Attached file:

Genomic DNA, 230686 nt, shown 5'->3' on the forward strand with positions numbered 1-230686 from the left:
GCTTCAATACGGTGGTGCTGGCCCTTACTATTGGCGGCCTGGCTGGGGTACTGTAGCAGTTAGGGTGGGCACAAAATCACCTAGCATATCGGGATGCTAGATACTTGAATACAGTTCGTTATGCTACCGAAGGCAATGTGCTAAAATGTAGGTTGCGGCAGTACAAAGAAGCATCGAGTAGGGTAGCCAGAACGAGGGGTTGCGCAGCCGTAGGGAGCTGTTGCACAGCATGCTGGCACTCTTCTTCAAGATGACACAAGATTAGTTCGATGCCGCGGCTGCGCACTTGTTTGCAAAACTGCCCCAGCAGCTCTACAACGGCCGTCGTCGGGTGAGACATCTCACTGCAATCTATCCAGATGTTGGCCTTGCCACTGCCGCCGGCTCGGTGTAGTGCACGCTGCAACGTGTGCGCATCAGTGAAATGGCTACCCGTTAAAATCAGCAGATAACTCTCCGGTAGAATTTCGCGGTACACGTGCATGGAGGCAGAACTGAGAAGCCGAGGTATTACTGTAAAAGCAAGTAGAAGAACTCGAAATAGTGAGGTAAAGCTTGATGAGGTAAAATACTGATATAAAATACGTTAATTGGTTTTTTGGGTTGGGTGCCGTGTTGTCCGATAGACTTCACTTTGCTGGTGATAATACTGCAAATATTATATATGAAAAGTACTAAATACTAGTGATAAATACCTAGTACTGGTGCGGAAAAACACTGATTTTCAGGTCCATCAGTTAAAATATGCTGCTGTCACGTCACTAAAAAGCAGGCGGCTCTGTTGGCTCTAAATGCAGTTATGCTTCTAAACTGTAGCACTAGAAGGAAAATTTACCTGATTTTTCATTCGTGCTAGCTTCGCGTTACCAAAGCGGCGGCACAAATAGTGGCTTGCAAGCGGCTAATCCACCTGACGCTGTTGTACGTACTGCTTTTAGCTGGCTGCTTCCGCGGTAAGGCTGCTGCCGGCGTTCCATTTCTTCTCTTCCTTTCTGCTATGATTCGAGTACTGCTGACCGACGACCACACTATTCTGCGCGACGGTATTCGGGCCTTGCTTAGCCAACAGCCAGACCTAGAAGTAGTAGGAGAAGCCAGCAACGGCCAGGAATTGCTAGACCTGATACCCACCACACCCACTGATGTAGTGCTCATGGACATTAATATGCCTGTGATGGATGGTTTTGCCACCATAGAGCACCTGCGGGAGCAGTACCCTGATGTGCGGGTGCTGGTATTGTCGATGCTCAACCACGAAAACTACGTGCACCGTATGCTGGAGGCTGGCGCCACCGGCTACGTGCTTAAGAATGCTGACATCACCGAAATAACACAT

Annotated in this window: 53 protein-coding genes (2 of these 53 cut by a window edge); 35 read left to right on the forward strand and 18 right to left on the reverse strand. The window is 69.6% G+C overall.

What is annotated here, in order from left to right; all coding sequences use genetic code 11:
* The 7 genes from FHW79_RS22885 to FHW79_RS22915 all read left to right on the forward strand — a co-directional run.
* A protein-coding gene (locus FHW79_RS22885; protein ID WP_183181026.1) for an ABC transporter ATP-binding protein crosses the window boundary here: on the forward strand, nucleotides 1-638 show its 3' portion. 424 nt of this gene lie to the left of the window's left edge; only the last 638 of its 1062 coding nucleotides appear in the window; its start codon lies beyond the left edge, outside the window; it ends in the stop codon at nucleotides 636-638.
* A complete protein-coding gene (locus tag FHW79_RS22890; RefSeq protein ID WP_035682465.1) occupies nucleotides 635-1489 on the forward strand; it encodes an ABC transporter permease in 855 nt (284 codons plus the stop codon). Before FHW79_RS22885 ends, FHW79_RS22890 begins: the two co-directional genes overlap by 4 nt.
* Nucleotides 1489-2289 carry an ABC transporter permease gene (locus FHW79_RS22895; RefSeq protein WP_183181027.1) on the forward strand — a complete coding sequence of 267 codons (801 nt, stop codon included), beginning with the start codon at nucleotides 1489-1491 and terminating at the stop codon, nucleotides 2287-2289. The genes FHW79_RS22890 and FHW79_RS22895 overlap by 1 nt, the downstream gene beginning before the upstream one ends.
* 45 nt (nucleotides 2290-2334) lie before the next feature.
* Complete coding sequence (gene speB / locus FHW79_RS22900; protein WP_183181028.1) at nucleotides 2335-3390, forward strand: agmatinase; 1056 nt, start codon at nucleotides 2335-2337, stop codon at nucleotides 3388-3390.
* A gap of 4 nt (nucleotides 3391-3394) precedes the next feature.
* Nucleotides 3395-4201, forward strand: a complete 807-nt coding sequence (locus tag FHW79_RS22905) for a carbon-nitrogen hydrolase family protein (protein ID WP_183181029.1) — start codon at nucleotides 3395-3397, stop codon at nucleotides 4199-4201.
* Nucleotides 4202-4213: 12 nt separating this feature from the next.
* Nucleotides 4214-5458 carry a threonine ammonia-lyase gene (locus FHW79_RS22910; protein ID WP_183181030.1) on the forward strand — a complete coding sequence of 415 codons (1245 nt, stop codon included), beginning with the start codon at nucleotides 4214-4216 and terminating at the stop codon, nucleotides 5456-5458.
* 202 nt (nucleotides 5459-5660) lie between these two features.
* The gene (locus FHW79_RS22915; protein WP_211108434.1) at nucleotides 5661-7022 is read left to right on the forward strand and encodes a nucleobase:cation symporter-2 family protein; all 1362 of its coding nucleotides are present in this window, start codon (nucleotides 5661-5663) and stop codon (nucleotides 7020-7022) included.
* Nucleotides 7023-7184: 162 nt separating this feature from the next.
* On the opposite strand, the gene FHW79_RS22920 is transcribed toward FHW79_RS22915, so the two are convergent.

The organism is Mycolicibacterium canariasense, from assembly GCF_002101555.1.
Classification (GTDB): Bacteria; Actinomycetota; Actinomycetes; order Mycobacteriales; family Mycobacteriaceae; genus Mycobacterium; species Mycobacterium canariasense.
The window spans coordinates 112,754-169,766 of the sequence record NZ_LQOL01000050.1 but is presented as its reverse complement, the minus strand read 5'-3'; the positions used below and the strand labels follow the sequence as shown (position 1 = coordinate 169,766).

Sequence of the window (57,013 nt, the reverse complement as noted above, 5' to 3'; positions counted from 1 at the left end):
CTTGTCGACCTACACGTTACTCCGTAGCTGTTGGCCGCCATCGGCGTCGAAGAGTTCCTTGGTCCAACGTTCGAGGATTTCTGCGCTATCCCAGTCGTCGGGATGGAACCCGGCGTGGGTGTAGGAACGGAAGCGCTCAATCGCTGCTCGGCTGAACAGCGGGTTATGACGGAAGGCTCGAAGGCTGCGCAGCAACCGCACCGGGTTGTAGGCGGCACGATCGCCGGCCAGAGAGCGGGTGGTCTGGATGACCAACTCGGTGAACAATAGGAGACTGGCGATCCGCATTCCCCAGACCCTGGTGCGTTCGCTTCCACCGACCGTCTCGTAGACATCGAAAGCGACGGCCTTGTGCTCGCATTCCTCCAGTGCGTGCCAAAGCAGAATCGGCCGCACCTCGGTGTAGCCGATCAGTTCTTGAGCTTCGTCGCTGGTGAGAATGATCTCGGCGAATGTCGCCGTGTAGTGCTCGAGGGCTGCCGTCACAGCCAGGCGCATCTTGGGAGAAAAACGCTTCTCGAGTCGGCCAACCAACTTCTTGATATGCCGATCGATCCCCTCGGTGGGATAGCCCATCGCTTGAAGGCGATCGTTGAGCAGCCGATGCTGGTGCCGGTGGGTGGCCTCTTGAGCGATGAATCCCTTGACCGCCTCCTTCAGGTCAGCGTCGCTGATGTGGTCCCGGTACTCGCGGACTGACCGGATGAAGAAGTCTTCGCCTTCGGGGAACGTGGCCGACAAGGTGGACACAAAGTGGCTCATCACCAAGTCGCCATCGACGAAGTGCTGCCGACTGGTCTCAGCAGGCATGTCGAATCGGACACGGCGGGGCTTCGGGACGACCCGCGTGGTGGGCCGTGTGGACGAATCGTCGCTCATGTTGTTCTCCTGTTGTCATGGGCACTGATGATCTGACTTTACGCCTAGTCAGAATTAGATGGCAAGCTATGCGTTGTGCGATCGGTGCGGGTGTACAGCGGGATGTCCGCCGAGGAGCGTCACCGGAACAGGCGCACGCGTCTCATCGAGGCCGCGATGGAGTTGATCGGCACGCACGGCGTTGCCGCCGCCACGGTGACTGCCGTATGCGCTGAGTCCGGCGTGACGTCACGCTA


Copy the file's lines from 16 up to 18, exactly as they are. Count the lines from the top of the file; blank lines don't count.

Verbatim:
* The gene (locus FHW79_RS22915; protein WP_211108434.1) at nucleotides 5661-7022 is read left to right on the forward strand and encodes a nucleobase:cation symporter-2 family protein; all 1362 of its coding nucleotides are present in this window, start codon (nucleotides 5661-5663) and stop codon (nucleotides 7020-7022) included.
* Nucleotides 7023-7184: 162 nt separating this feature from the next.
* On the opposite strand, the gene FHW79_RS22920 is transcribed toward FHW79_RS22915, so the two are convergent.